FS Class ETR 300

From Wikipedia, the free encyclopedia
Jump to navigation Jump to search
FS Class ETR 300
Settebello power car.JPG
Power car of a Class ETR-300 train set in 2006
In service 1953–1988
Manufacturer Breda (now AnsaldoBreda)
Constructed 1952 – c. 1958/59
Entered service 1953–1959
Number built 3 trainsets
Formation Seven-car trainset, including two power cars, at front and rear
Fleet numbers (ETR-) 301–303
Capacity 190
Operator(s) Ferrovie dello Stato (FS)
Maximum speed 200 km/h (124 mph)
Electric system(s) 3 kV DC Overhead catenary
Current collection method Pantograph
Track gauge 1,435 mm (4 ft 8 12 in) standard gauge

The ETR 300, also known as "Settebello-type" for its use on the former Settebello train service, is a type of Italian fast electric multiple unit (EMU) trainset formerly operated by Ferrovie dello Stato (Italian State Railways).[1] The letters ETR stood for elettrotreno rapido (Italian for high-speed electric train). Thanks to its aerodynamically low-drag profile, it boasted a maximum speed of 200 km/h (120 mph), with a power output of 2600 kW. Manufactured for FS by Breda, a total of only three trainsets were built, numbered ETR 301–303.[2]

Following development of the design that had begun in 1947, the first ETR 300-series unit began making test runs in September 1952. The first completed trainset, numbered ETR 301, was delivered to FS on 21 November 1952. After the delivery of the second set, number 302, the ETR 300-series trains entered regular service between Milan and Rome on 30 March 1953, on the new Settebello service.[2] The third and final set, ETR 303, entered service in 1959.[2]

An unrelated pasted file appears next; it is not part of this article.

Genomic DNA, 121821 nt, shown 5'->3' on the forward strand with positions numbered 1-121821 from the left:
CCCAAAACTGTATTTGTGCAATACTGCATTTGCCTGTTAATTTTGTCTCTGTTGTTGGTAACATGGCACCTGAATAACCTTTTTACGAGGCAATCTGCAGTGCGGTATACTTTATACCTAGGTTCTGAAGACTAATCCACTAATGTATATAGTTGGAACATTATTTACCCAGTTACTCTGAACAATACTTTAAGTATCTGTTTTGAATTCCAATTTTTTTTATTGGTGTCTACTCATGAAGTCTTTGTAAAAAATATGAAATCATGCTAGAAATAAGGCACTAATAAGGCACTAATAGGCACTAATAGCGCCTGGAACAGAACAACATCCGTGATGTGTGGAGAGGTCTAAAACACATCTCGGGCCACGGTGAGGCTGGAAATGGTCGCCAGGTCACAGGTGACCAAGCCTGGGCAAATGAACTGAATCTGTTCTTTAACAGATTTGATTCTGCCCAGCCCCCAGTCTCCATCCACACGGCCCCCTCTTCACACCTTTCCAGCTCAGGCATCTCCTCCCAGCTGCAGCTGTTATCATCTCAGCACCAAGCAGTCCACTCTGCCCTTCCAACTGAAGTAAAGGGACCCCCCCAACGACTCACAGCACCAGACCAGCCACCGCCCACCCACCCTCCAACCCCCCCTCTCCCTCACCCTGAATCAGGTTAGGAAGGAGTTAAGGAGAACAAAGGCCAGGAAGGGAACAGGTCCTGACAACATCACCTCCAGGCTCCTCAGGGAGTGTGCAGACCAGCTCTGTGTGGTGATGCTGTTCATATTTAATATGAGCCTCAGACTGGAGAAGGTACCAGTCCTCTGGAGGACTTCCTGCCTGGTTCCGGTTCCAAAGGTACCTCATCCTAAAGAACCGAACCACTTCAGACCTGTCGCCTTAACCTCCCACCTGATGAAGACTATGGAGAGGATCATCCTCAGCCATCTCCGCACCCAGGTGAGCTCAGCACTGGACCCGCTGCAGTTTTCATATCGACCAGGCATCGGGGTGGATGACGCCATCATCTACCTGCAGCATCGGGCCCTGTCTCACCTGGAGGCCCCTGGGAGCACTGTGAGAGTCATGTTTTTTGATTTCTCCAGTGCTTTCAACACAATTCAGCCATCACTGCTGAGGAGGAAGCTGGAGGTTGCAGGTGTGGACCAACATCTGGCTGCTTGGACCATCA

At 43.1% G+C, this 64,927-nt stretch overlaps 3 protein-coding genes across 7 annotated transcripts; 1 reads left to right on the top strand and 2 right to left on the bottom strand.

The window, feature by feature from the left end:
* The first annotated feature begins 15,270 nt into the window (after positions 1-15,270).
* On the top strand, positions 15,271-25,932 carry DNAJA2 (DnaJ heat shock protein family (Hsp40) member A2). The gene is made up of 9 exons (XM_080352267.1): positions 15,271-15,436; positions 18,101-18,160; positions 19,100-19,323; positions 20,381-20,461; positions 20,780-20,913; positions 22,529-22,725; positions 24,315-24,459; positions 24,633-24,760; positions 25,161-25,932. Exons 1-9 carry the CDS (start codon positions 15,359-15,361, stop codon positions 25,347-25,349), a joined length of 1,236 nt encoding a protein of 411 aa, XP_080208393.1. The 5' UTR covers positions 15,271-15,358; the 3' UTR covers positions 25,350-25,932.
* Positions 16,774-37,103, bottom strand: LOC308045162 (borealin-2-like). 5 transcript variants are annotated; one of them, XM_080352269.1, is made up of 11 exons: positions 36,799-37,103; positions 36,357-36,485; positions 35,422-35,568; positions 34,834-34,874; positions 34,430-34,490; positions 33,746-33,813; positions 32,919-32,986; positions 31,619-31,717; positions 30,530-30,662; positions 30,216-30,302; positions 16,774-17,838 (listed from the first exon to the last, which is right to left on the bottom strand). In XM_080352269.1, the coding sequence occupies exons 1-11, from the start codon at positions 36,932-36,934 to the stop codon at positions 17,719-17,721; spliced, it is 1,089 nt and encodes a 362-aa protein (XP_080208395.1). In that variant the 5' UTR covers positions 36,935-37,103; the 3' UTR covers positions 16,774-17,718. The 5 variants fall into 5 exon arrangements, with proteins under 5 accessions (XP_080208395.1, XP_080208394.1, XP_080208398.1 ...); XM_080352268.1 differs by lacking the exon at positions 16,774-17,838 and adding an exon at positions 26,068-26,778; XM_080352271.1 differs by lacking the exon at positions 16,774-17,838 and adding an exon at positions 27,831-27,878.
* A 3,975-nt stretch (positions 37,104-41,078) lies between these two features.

Each EMU trainset had seven cars and seating for 190. In 1970, they were upgraded with more powerful motors, shortening the time it took for the Milan–Rome run. The TEE Settebello was discontinued in 1984,[3] and the ETR 300 series was removed from service on that route (Milan–Rome).[2] They remained in service elsewhere until 1988, when they were permanently retired. In 1998, two of the three trainsets were scrapped, leaving only number ETR 302 surviving, and used for occasional display or private hire.[2] The train still survives, but has been heavily vandalized with broken parts and graffiti, and is also slowly rusting away.[4] After a long period, on August, 2016 the train was rescued by Fondazione FS Italiane and it will be restored and will have new technologies, like Wi-Fi internet.

Arlecchino (ETR 250)[edit]

A shorter, four-car version, the ETR 250, called "Arlecchino" ("Harlequin"), was built in the late 1950s and used until the 1990s. The surviving unit, ETR 252, is under restoration and will be used for historic trains.


  1. ^ Nock, O.S. (1978). "The Settebello: speed and luxury", in World Atlas of Railways, pp. 118–119. New York: Mayflower Books (original publisher: Artists House, London, UK). ISBN 0-8317-9500-X.
  2. ^ a b c d e Innocenti, Marco (20 November 2008). "21 novembre 1952: debutta il Settebello" [21 November 1952: The debut of the Settebello]. Il Sole 24 Ore (in Italian). Milan, Italy. Retrieved 26 February 2013.
  3. ^ "Summer services, 1984" (changes taking effect). Thomas Cook Continental Timetable (May 1–June 2, 1984 edition), p. 64; also pp. 65–66 Peterborough, UK: Thomas Cook Publishing.
  4. ^ Giampaolo Grilli (2016-04-08), ETR 302 SETTEBELLO - 2016_04_07, retrieved 2016-11-21

External links[edit]

Media related to ETR 300 at Wikimedia Commons